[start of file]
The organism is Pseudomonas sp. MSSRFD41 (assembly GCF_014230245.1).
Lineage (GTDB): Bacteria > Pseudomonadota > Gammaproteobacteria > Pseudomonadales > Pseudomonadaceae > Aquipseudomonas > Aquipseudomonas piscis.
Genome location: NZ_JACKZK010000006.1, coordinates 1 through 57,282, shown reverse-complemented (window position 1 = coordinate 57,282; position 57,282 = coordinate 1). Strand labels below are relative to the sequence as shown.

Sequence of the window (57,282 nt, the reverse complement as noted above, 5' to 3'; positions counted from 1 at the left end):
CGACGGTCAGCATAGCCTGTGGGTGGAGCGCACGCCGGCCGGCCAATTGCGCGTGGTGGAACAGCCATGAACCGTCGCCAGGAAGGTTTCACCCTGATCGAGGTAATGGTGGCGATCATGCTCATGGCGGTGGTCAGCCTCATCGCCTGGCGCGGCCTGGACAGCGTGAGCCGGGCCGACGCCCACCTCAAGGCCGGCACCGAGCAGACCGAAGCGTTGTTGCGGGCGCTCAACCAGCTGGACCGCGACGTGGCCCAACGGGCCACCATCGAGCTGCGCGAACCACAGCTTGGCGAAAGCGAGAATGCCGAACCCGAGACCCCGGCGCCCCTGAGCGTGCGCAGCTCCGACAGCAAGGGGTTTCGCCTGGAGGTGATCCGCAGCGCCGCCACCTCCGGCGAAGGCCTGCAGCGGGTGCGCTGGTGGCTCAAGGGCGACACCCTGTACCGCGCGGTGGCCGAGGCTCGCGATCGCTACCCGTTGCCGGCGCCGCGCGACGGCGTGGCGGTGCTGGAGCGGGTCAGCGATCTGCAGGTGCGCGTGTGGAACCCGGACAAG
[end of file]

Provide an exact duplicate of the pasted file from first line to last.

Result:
The organism is Pseudomonas sp. MSSRFD41 (assembly GCF_014230245.1).
Lineage (GTDB): Bacteria > Pseudomonadota > Gammaproteobacteria > Pseudomonadales > Pseudomonadaceae > Aquipseudomonas > Aquipseudomonas piscis.
Genome location: NZ_JACKZK010000006.1, coordinates 1 through 57,282, shown reverse-complemented (window position 1 = coordinate 57,282; position 57,282 = coordinate 1). Strand labels below are relative to the sequence as shown.

Sequence of the window (57,282 nt, the reverse complement as noted above, 5' to 3'; positions counted from 1 at the left end):
CGACGGTCAGCATAGCCTGTGGGTGGAGCGCACGCCGGCCGGCCAATTGCGCGTGGTGGAACAGCCATGAACCGTCGCCAGGAAGGTTTCACCCTGATCGAGGTAATGGTGGCGATCATGCTCATGGCGGTGGTCAGCCTCATCGCCTGGCGCGGCCTGGACAGCGTGAGCCGGGCCGACGCCCACCTCAAGGCCGGCACCGAGCAGACCGAAGCGTTGTTGCGGGCGCTCAACCAGCTGGACCGCGACGTGGCCCAACGGGCCACCATCGAGCTGCGCGAACCACAGCTTGGCGAAAGCGAGAATGCCGAACCCGAGACCCCGGCGCCCCTGAGCGTGCGCAGCTCCGACAGCAAGGGGTTTCGCCTGGAGGTGATCCGCAGCGCCGCCACCTCCGGCGAAGGCCTGCAGCGGGTGCGCTGGTGGCTCAAGGGCGACACCCTGTACCGCGCGGTGGCCGAGGCTCGCGATCGCTACCCGTTGCCGGCGCCGCGCGACGGCGTGGCGGTGCTGGAGCGGGTCAGCGATCTGCAGGTGCGCGTGTGGAACCCGGACAAG